Concrete wall collapses onto homeowners' property

| 22 Feb 2012 | 08:42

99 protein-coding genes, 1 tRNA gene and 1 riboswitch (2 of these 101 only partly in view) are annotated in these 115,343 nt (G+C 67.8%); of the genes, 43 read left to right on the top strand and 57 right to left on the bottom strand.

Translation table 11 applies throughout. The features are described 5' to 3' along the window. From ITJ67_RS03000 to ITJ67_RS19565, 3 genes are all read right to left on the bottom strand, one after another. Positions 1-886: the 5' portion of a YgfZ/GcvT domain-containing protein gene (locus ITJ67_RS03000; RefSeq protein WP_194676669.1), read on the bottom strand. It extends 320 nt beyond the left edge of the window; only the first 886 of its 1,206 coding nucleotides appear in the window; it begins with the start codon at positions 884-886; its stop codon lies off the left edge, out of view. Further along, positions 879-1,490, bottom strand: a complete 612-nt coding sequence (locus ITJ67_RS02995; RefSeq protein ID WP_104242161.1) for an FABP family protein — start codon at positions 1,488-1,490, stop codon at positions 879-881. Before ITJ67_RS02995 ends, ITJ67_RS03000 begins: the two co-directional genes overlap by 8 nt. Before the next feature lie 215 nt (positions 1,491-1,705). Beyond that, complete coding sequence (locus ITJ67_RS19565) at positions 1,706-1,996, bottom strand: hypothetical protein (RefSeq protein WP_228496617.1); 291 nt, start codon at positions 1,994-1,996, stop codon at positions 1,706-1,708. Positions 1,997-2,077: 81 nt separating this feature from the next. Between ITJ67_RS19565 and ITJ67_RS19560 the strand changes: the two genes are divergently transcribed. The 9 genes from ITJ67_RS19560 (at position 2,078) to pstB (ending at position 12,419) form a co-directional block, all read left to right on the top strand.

After the town built a retaining wall, a rain storm tears it down, By Tom Hoffman LAFAYETTE — Herb and Karen Wreden were spending a quiet Saturday night at home when they heard a loud crash around 11 p.m. on May 16. “We thought it was a tree that came down,” said Karen Wreden. Instead, what they discovered the following morning after a storm had passed was that a 90-foot section of a concrete retaining wall that Lafayette Township began building along their property in late 2007 had collapsed. The collapse sent six-foot sections of 3,000-pound slabs of concrete tumbling onto their property. After The Wredens notified the New Jersey State Police, Lafayette Township workers came to the section of Dennis Road where the collapse had occurred and laid out bright orange barrels along the edge of the road to alert drivers. The Wredens have been at odds with Lafayette Township officials since the town installed the wall and storm drains near their property beginning in November 2007. Since then, the couple has complained to town and county officials that the town’s efforts to reroute rainwater to prevent storms from washing out sections of Dennis Road have made their horse farm vulnerable to erosion and flooding. They feel their complaints have fallen on deaf ears. “They (Lafayette Township officials) don’t realize that they’ve wrecked our property and destroyed its value,” said Karen Wreden. Fortunately, the concrete slabs that tumbled onto the Wredens’ property following about an inch of rain didn’t injure anyone or cause any significant damage. Still, the Wredens were visibly upset by the experience, in part because those concrete slabs didn’t appear to have been anchored in any way along the steep slope. “I was working under the wall at 4 o’clock the day it collapsed to pull some weeds and check on some forsythia bushes I had planted,” said Karen Wreden. “I could’ve been killed. You can see this wall isn’t built to code at all,” she added. Town plans to repair John D’Angeli, a Lafayette Township Committee member who oversees the town’s road department, said that Lafayette’s town engineer is working on a repair plan for the retaining wall. D’Angeli said he wasn’t sure when that plan would be completed. AnnaRose Fedish, Lafayette Township’s Municipal Clerk and Registrar, placed the original construction costs for the retaining wall at $63,741. She said she wasn’t sure how much of the construction costs were covered by grants from the Federal Emergency Management Agency. The Wredens, who filed a tort claim against Lafayette Township in late 2007 regarding the construction of the wall along their property, said they’re exploring a possible lawsuit against the town. George Sweeny, the Wredens’ Sparta-based attorney, didn’t return a phone call from The Advertiser-News prior to the publication of this story. In the meantime, Karen Wreden remains hopping mad about the situation